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By now, you’ve probably heard all of the horror stories about how difficult Arabic is to learn: “Arabic letters look like hieroglyphics.” “There are too many strange sounds. It makes learning to speak it impossible.”  “Arabic has an enormous vocabulary; I mean, c’mon!  400 words for a camel, and 200 for a lion?” “Arabic grammar is too complicated.” Indeed, when it comes to learning languages, Arabic gets a bad...

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Among the questions we get asked most frequently at Kaleela are questions like: “Is 1,000 words enough to speak a language?” or “How many foreign words can you learn in a day to speak fluently?” If we gave you an answer, you’d probably ask surprisingly, “It takes how many vocabulary words to be fluent in Arabic?” The truth is, however, because everybody has a different...

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Nearly every society around the world celebrates birthdays, but just as every culture is unique, so are their birthday customs and traditions. Today we’re going to look at how to wish someone a happy birthday in the most common spoken languages in the world and some of the birthday traditions within the cultures of those languages. So, let’s get this party started, shall we? 01 Happy Birthday...

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Okay before I start, I know some of you Millennials and Zoomers are going to be all like “Libraries? Aren’t those, like, those really old buildings where, like, they used to keep books and ancient texts and stuff on papyrus or paper or something? My grandmother used to work in one, like a long time ago before the internet.” And, like, you’d be somewhat correct...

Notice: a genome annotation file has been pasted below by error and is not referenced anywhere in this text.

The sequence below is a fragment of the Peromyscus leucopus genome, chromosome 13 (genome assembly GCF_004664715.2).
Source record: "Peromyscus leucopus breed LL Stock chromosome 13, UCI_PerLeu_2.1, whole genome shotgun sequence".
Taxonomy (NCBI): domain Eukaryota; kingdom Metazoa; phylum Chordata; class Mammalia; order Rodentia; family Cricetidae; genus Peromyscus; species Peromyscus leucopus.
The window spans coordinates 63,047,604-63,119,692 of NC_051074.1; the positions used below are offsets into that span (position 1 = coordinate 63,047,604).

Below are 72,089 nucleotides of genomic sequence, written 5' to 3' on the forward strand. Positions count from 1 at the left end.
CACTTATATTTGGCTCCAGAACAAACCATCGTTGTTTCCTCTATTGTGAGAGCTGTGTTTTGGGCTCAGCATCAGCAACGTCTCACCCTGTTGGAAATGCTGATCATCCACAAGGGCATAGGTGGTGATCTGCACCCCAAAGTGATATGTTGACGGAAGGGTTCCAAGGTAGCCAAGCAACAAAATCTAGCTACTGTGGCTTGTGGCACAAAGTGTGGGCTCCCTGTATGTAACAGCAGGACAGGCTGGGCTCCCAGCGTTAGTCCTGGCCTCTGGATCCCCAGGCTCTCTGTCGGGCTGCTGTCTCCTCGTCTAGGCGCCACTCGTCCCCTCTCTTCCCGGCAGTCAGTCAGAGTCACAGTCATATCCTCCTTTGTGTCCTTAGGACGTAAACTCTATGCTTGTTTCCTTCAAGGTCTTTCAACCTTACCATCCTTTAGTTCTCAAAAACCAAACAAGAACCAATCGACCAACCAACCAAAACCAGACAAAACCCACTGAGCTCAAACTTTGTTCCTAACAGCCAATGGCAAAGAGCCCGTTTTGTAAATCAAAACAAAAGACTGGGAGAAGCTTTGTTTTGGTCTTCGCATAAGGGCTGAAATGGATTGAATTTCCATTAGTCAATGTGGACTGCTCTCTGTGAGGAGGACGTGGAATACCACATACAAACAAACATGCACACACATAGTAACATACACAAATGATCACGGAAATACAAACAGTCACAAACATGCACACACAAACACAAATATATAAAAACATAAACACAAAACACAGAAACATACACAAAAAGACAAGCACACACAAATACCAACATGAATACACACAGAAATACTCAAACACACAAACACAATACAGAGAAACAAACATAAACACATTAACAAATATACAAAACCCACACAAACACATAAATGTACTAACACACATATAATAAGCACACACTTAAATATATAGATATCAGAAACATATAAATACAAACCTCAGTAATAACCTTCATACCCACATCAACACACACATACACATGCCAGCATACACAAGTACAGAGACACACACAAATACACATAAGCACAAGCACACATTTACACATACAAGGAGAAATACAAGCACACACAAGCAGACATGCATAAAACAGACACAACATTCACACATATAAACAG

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Jordanian Arabic

So, you’ve studied Modern Standard Arabic and you feel like it’s time you honed your language skills and you’ve decided to study the Jordanian dialect. However, with so many Arabic dialects to choose from, why learn the Jordanian one? “Well,” you might answer, “I’ve heard about the Egyptian dialect and how it got to be a popular dialect to learn because of the influence of Egyptian...

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The history of ceramics in Islamic art is unmatched by any of its contemporaries. When the rest of the world was making unglazed pottery, Islamic potters were developing a tin-opacified glazing some of which can be found on the blue-painted ware of Basra, Iraq, that dates as far back as 700 AD. Additionally, 9th century Iraqi Islamic potters also contributed to the creation of stonepaste ceramics,...

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